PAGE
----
Connecting [Disconnected] Neighborhoods
Master of Architecture Thesis
Recognizing that elevated highway infrastructure, still an important part of an evolving city, disconnects neighboring communities and creates underutilized spaces beneath it. These “underbelly” spaces are typically surface parking lots and storage, and are increasingly occupied by a growing homeless population. RE-LINK analyzes options for repurposing these residual spaces and proposes flexible mixed-use programs and vibrant public open space. Activating this undervalued real estate connects the adjacent neighborhoods.
Under the Freeway - parking or public?
Post-war visions of the city and transportation was grand and expansive. With the automobile, one could travel near and far. To achieve this vision, and provide for the volume of traffic that an urban environment demands, highways were built around and through cities, cutting wide swaths through the city’s fabric. Often these highways were elevated, in part to reduce the impact on the surface streets, but also to serve the scale and speed of traveling by automobile. Consequently, the spaces made below the highways are of low quality, with little development opportunity. Low-investment development filled the void, absent any larger vision. Surface parking and storage makes up most of these underbelly spaces. These spaces do not attract public activities, and homeless populations take advantage of the invisibleness of these spaces.
Introducing intensive commercial, institutional and public activities to these spaces makes the underbelly more visible and provides pedestrian access through the site, under the highway. Reclaiming the underutilized space “creates” new public space.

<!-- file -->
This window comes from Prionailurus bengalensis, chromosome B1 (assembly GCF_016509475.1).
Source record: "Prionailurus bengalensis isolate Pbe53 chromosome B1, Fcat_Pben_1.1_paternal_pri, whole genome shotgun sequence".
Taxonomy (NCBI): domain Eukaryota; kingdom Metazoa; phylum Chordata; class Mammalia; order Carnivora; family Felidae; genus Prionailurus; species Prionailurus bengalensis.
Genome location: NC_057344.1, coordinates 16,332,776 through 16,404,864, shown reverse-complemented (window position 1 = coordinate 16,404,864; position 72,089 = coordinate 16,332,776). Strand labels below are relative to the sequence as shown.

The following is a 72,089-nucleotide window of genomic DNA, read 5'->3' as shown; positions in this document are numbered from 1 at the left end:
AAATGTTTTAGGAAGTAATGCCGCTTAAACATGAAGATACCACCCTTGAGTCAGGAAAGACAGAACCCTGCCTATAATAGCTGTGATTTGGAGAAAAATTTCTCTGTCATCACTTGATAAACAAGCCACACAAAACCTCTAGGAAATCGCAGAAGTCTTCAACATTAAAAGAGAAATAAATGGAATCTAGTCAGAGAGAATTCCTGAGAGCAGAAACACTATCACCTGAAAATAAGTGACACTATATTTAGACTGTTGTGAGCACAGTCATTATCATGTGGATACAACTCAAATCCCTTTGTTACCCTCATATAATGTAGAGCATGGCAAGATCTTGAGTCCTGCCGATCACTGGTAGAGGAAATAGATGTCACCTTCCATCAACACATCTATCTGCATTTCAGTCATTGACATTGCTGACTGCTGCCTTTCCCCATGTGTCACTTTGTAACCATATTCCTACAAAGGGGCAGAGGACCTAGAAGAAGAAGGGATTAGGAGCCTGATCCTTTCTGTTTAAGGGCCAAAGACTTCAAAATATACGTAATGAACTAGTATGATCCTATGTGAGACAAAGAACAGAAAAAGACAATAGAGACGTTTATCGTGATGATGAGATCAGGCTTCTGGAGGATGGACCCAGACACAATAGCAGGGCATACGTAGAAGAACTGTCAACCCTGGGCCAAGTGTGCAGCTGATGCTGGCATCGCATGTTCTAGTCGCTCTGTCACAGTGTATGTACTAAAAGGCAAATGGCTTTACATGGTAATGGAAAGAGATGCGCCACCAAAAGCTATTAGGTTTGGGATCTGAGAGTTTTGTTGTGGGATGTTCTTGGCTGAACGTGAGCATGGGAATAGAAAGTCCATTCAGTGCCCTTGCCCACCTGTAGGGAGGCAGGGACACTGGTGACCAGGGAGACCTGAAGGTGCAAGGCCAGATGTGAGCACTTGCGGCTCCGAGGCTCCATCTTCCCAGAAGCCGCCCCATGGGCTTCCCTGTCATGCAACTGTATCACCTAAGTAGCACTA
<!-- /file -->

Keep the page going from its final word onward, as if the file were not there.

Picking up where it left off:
Mixed Use Programming
A combination of uses - market, entertainment, vocational school, social services and clinic, and housing - are blended on the site to provide for the complex populations in the South of Market neighborhood. Social services and clinic provide support for the homeless and underserved population. The vocational school provides training for the disadvantaged youth. The market and theaters provide goods and services for professionals that live in the development. And the housing is a mix of below-market-rate, market-rate and luxury dwellings. The variety of economic levels in the project will ensure a diverse population of users, bringing the community together
The emphasis on increasing density and variety challenges the planning ideas that created the highway and the problems that resulted from them. Cities and their infrastructure once separated dissimilar populations and uses. Mixing populations, weaving public space through commercial and institutional programs and crowding these under and in between the highway serves to RE-LINK the South of Market neighborhood.